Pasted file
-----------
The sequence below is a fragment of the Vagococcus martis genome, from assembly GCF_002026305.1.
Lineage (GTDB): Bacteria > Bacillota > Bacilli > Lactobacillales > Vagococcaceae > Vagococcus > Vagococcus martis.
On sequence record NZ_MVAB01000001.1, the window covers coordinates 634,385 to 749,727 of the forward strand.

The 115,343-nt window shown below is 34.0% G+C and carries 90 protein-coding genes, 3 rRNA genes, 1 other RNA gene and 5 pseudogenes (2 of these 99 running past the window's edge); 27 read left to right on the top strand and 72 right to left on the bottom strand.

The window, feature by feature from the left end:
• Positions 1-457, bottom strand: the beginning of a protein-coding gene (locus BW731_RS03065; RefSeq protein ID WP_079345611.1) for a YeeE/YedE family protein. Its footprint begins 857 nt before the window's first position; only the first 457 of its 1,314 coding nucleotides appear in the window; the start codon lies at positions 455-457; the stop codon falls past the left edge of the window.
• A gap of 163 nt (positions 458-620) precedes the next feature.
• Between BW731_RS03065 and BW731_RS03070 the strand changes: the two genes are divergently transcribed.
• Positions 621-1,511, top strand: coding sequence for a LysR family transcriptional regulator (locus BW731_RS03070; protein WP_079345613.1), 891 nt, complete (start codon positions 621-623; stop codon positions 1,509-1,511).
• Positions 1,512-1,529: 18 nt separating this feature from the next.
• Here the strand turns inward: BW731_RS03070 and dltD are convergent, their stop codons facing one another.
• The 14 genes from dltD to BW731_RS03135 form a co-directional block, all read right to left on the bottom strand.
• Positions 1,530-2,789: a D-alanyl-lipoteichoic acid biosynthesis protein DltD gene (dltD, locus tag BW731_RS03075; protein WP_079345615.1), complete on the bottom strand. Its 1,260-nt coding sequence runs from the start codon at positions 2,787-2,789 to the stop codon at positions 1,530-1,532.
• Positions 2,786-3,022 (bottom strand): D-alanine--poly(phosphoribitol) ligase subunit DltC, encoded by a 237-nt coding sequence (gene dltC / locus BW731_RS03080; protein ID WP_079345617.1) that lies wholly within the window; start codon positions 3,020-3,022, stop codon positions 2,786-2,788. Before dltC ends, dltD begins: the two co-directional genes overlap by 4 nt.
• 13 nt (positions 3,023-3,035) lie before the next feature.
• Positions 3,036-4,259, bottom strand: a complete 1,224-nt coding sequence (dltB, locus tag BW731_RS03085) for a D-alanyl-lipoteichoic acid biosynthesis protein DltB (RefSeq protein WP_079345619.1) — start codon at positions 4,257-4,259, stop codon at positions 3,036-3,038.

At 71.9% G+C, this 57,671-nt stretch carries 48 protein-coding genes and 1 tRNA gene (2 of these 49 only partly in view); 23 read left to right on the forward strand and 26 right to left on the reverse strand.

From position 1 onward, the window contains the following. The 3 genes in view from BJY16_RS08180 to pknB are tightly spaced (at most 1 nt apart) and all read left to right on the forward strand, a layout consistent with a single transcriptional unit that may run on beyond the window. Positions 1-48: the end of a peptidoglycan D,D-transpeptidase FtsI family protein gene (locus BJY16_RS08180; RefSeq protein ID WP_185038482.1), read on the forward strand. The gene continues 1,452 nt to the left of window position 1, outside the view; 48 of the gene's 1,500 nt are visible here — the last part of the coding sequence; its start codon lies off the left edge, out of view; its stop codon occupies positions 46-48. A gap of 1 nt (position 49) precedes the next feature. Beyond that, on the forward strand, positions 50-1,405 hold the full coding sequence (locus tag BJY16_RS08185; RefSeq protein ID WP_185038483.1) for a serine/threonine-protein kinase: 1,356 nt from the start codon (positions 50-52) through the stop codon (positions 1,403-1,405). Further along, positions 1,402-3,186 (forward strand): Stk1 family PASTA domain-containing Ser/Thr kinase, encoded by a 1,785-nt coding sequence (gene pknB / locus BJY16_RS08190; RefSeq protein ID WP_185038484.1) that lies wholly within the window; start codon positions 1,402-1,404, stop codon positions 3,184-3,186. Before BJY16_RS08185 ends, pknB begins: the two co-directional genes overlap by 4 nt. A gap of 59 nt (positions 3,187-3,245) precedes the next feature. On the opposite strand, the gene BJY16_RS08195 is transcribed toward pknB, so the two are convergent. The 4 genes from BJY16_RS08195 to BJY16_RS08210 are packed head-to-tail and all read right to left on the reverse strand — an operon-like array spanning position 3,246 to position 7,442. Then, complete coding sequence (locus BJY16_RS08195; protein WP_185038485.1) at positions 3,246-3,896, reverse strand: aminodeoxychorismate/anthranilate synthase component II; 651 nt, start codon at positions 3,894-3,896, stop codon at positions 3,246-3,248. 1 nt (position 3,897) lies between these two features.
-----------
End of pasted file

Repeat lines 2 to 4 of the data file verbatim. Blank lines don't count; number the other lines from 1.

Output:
Lineage (GTDB): Bacteria > Bacillota > Bacilli > Lactobacillales > Vagococcaceae > Vagococcus > Vagococcus martis.
On sequence record NZ_MVAB01000001.1, the window covers coordinates 634,385 to 749,727 of the forward strand.

The 115,343-nt window shown below is 34.0% G+C and carries 90 protein-coding genes, 3 rRNA genes, 1 other RNA gene and 5 pseudogenes (2 of these 99 running past the window's edge); 27 read left to right on the top strand and 72 right to left on the bottom strand.